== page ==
Damages: The Complete Second Season review, Damages: The Complete Second Season DVD review
Starring
Glenn Close, Rose Byrne, Tate Donovan, Anastasia Griffith, Marcia Gay Harden, Timothy Olyphant, William Hurt, Ted Danson, John Doman, Clarke Peters, David Constabile, Michael Nouri, Zachary Booth, Brett Cullen, Glenn Kessler, Mario Van Peebles, Darrell Hammond, Kevin Corrigan
Director
Various
Damages: The Complete
Second Season

Reviewed by Will Harris

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f you’re a fan of “Damages,” then you’ll appreciate this: when I mentioned to my fellow Bullz-Eye TV critic Ross Ruediger that I was working on a review of the show’s second season, he hesitated for a moment, then admitted, “I have a hard time watching that show, man. It just makes me nervous.” Is there any regular viewer of this FX series that can’t relate to that comment? Of the series’ freshman season, Bullz-Eye wrote, “After the first hour, you’re thoroughly gripped and ready to watch more, but at the same time you can’t help wondering if they can possibly maintain this level of drama for the course of the entire season, let alone into a second year.” But they did – on both counts, amazingly enough.

The chronology of “Damages” follows the same approximate pattern in its second season as it did in its first, bouncing backwards and forward through the weeks, months, and years like Mr. Peabody and Sherman in the Wayback Machine. Once again, things kick off with an event which leaves us gasping for breath and wondering how events will unfold; in this case, it’s Ellen Parsons (Rose Byrne), offering a short but threatening soliloquy before firing a gun at some unspecified target. And, suddenly, it’s time to rewind and begin the process of figuring out exactly what the hell’s going on.

Given everything that happened to Ellen during the course of Season One, most notably the murder of her fiancée and her own near-death experience, you’d have to argue that we learned more about her than we did any other character. In Season Two, however, there’s a full-fledged trifecta at work. Ellen is further fleshed out as we watch her deal with the repercussions of the previous season, including her decision to team with the FBI to bring down Patty Hewes (Glenn Close). But in addition to leaning about Patty’s own emotional state, how it has affected her family, and getting a poignant look into the origins of her relationship with Uncle Pete (Tom Aldredge), we also see a side of last season’s villain, Arthur Frobisher (Ted Danson), that we never saw coming – and not just because we were semi-convinced that he was dead at the end of Season One.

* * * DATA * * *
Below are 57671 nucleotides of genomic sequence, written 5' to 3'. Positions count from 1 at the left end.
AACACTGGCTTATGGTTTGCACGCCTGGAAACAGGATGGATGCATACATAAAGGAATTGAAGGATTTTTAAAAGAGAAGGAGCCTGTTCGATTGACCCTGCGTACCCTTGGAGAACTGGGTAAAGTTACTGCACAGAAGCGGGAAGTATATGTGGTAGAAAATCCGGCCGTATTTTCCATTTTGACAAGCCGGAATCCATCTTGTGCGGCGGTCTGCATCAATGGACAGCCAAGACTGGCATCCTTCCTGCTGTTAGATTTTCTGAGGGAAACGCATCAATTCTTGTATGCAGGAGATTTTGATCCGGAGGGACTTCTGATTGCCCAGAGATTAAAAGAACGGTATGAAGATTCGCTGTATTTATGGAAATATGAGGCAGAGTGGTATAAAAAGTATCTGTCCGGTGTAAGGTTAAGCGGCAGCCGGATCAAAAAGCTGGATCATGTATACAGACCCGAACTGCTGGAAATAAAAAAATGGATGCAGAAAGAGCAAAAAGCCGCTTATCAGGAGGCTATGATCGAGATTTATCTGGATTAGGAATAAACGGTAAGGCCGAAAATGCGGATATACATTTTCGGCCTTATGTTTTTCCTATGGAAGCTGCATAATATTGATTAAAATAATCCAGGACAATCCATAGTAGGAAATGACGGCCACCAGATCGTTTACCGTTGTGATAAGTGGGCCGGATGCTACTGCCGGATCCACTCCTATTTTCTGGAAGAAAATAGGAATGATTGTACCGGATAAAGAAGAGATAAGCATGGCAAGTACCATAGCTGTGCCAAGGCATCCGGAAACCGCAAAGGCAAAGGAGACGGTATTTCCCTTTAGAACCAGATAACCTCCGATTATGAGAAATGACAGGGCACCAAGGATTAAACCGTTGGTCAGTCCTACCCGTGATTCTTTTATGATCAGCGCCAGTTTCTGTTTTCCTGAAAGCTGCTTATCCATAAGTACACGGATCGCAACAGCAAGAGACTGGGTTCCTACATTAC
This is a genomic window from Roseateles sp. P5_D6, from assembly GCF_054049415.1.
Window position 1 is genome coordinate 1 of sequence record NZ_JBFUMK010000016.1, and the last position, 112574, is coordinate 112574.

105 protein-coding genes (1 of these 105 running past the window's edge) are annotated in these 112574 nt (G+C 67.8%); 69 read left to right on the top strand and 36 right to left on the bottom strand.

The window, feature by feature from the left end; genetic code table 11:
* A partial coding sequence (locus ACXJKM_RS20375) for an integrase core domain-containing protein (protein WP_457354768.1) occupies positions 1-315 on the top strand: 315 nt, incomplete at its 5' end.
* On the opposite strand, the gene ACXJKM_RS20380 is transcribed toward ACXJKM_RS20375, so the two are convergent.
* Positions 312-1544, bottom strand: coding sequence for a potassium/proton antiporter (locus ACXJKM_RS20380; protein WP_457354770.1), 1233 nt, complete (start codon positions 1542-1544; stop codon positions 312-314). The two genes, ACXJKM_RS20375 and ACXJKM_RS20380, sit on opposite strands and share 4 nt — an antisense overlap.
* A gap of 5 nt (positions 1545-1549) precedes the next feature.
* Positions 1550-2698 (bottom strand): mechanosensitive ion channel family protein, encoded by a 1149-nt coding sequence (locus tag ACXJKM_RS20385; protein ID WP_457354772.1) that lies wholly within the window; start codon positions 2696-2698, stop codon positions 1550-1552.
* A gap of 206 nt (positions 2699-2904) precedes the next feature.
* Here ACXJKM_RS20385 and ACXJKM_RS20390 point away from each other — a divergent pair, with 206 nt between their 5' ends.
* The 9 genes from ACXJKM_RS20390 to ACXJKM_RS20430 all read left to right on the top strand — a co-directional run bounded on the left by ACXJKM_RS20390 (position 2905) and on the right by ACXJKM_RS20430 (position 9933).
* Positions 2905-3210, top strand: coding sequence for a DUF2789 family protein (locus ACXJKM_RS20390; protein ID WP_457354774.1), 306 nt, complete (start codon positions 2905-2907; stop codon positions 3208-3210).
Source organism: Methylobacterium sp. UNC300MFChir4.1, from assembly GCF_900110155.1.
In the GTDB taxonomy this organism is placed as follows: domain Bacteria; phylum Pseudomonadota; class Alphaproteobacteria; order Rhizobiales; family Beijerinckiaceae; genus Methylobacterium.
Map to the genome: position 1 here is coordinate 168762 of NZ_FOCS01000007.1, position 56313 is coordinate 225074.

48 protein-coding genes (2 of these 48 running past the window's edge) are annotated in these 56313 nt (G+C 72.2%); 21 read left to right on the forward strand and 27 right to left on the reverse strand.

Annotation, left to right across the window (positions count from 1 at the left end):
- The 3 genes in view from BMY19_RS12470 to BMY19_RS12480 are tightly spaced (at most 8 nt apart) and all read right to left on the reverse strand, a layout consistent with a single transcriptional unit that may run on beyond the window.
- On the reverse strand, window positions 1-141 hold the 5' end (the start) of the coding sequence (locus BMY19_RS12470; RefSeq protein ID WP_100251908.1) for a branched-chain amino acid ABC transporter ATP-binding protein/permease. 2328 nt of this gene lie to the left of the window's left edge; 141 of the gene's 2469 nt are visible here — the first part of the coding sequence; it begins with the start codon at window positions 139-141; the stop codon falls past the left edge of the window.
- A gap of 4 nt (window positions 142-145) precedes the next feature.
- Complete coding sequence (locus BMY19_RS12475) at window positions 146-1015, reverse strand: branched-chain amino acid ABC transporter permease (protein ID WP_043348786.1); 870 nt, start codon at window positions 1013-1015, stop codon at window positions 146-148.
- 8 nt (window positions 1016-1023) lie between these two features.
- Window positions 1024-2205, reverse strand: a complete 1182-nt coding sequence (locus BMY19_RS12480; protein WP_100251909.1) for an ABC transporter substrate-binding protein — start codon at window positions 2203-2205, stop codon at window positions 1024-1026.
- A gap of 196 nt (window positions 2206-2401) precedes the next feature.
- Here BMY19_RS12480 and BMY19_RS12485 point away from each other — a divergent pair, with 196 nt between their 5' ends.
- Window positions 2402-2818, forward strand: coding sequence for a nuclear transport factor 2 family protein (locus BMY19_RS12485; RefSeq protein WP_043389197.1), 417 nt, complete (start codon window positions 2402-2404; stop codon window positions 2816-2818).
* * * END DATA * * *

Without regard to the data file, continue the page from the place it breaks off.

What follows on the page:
Between Danson’s much-acclaimed work and the mere fact that Close deigned to venture into a full-fledged series role (her stint on “The Shield” was a guest star gig), the street cred for “Damages” was such that several other high profile actors agreed to come and play for Season Two: William Hurt plays Daniel Purcell, a mysterious man from Patty’s past who pleads with her to take his case, and Marcia Gay Harden appears as Claire Maddox, an attorney with enough tenacity to go head to head with Patty. Timothy Olyphant (“Deadwood”) is Wes Krulick, one of the members of Ellen’s grief counseling group who – no surprise here – may well not be what he seems, and there’s also a surprisingly dark turn from Darrell Hammond as a gentleman known only as The Deacon, who works for the season’s big bad, Walter Kendrick (John Doman), and handles the dirty work that Kendrick can’t be associated with.

It can’t have been easy to maintain the same level of drama and suspense that creators Daniel Zelman, Glenn Kessler, and Todd A. Kessler constructed during the first year, but by paying close attention to what had worked and building on the strengths that they’d already established (hell, they even found a way to bring Ray Fiske back for a couple of appearances, and lord knows he wasn’t in any position to return when we last saw him), they managed it. In its second season, the series remains a powerful and constantly-unraveling drama that keeps you stressing and guessing from start to finish. Yes, it makes you nervous, but rarely has television-induced anxiety paid off so handsomely.

Special Features: The set is fleshed out with a catch-up featurette for those who missed Season One, several commentaries from cast and crew, deleted scenes from many of the episodes, brief featurettes dedicated to each of the primary characters, and a post-game wrap-up of Season Two.

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